Three years after the Pennsylvania Supreme Court ruled the state’s Â mandatory sentencing laws unconstitutional, the state’s DAs and some of the other usual law-‘n’-order suspects Â managed to get a bill restoring them (even the “school-zone” mandatory, which I thought went out with disco) through the state’s House of Representatives. Today the Judiciary Committee of the State Senate held a hearing on the question.
My prepared remarks are below, after the jump. My oral presentation was somewhat less restrained; after two hours of listening to people assert that objecting to cruel and ineffective punishment proposals must reflect an indifference to the suffering of crime victims, I pretty much lost it:Â Without raising my voice, I pointed out that the vaunted capacity of prosecutors wielding the threat of long mandatory terms to convert lower-level offenders into “cooperating” witnesses against higher-ups faced the same logical and moral objections as using the threat of torture for the same purpose: the incentive to testify is just as strong for false testimony as for true testimony. If it’s obviously immoral to threaten to break someone’s arms if he won’t testify, and if spending five extra years behind bars is worse than having your arms broken, then why is it considered OK to exact testimony under the threat of an additional five-year prison term?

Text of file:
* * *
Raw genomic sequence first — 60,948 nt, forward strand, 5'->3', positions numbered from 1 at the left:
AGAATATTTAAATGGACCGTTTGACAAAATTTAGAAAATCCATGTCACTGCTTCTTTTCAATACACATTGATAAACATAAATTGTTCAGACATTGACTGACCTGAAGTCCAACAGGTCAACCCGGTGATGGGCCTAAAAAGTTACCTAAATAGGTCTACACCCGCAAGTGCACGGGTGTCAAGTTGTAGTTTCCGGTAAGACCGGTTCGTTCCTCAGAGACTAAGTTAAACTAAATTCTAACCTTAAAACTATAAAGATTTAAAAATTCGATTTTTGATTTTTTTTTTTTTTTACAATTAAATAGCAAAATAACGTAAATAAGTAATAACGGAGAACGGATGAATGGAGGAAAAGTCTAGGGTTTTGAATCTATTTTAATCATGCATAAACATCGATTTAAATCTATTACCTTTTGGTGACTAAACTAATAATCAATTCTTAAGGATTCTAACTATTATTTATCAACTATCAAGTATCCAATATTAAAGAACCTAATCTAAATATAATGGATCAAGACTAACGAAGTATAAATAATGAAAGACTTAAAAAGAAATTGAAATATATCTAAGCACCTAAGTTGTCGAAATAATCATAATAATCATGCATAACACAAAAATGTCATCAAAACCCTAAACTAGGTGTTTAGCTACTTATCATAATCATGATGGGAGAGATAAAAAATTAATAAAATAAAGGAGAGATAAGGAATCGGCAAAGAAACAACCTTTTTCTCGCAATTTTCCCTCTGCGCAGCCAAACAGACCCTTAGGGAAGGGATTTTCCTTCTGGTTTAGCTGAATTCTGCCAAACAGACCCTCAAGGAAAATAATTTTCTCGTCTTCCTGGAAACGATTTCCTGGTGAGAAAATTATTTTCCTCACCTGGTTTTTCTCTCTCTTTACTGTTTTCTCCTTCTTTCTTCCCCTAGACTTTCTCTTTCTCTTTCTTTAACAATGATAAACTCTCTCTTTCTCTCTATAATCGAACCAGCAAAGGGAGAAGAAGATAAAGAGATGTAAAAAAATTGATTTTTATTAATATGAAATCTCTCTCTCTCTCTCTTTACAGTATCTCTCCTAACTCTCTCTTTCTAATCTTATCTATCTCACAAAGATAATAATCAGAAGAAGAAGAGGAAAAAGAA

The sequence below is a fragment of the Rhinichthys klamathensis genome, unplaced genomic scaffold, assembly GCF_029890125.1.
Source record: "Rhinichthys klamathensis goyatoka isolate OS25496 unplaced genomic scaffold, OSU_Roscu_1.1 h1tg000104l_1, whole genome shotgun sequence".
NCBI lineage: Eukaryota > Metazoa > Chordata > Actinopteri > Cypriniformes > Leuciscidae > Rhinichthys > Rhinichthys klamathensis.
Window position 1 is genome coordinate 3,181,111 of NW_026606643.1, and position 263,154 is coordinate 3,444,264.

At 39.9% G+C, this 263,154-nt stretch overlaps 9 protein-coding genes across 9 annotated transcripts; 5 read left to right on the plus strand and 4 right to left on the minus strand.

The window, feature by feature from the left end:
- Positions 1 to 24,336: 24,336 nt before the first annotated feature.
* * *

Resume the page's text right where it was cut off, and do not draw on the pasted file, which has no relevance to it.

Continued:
The broader point is, I think, straightforward. You can decompose the question of mandatories into two sub-questions:
- Would it be a good idea to have more prisoners than we have now?
- For any given number of prisoners, will a system of mandatory sentencing – especially for drug offenses – do a better job of crime control than letting the judges decide?
In each case, it seems to me, the answer is obviously “no.” The case on the other side consisted entirely of insisting that crime was a very, very bad thing and ignoring the notion that sentencing has opportunity costs.
I had lots of good company, including Al Blumstein of Carnegie Mellon, John Wetzel and Bret Bucklen of the Pennsylvania Department of Corrections, former Philadelphia police commissioner Charles Ramsey (now chairing the Pennsylvania Crime Commission), and Kevin Ring of FAMM. Â I thought the good guys clearly won the debate on points; who has the votes is, of course, a different question.
Video here. My piece starts at Minute 114. (Look for the thumbs-up from Al Blumstein when I’m done. Made my week.)